Reactivity and Epitaxy of Metal Thin-Films on Few-Layer Molybdenum Disulfide

Restricted (Penn State Only)
Domask, Anna Catherine
Graduate Program:
Materials Science and Engineering
Doctor of Philosophy
Document Type:
Date of Defense:
September 22, 2017
Committee Members:
  • Suzanne E Mohney, Dissertation Advisor
  • Suzanne E Mohney, Committee Chair
  • Thomas E Mallouk, Committee Member
  • Nasim Alem, Committee Member
  • Jun Zhu, Outside Member
  • Contacts
  • Thermodynamics
  • van der Waals Solid
  • Transition Metal Dichalcogenide
  • Raman spectroscopy
  • Transition electron microscopy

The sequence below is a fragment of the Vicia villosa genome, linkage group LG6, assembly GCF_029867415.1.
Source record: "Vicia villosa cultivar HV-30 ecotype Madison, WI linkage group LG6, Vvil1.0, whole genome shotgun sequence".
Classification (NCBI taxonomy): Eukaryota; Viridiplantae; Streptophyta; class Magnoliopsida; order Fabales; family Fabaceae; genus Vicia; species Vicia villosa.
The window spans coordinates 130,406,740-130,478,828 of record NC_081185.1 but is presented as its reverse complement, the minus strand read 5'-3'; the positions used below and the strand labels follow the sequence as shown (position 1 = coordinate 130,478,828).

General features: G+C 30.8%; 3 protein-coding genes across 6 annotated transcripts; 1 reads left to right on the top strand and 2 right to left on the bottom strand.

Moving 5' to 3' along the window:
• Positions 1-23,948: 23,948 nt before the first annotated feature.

Transmission electron microscopy, Raman spectroscopy, Auger electron spectroscopy, and time-of-flight secondary ion mass spectrometry were used to better understand the interactions between molybdenum disulfide and a large number of metal thin films. Thermodynamic modeling of the ternary metal--Mo--S systems is presented. The results allow one to predict the equilibrium reaction products resulting from the interaction of a metal and molybdenum disulfide. Overall, many early transition metals were predicted to react to form either a metal sulfide or ternary compound, while most late transition metals were predicted to be in equilibrium with molybdenum disulfide. Experimental investigation of the interaction between various metals and few-layer molybdenum disulfide found that Ti, Nb, Re, and Al were not reactive on molybdenum disulfide after annealing to 673 K for 4 h. On the other hand, Ni and Ag both diffused into the molybdenum disulfide (potentially into the van der Waals gaps between layers), with signs of diffusion of Ni appearing at temperatures as low as 473 K. The change of the Raman spectrum for molybdenum disulfide after indiffusion with Ni and Ag was investigated. This study is the first of Raman spectra changes due to transition metal indiffusion. Indiffusion of the contact metal has been shown to decrease contact resistance for Ag contacts to molybdenum disulfide system due to doping and improved carrier transport between the molybdenum disulfide layers beneath the contact. Lastly, the crystallographic orientation between various metals deposited at room temperature and molybdenum disulfide was explored. Epitaxy of Pd, Ag, Al, and Zn on molybdenum disulfide was seen but Mn, Mo, Ru, Re, and Ni were not epitaxial. Metals with face-centered cubic, body-centered cubic, and hexagonal close packed structures were tested, and a number (although not all) FCC and HCP metals were found to be epitaxial. The metals that were epitaxial on molybdenum disulfide all had a close packed plane with a hexagonal structure, a high homologous temperature, and a low barrier to surface diffusion on molybdenum disulfide---criteria that could apply to other metal/transition metal dichalcogenide systems. Based on this work, epitaxial metals on molybdenum disulfide could be deployed as contact metals, heterostructure layers, and TMD growth substrates.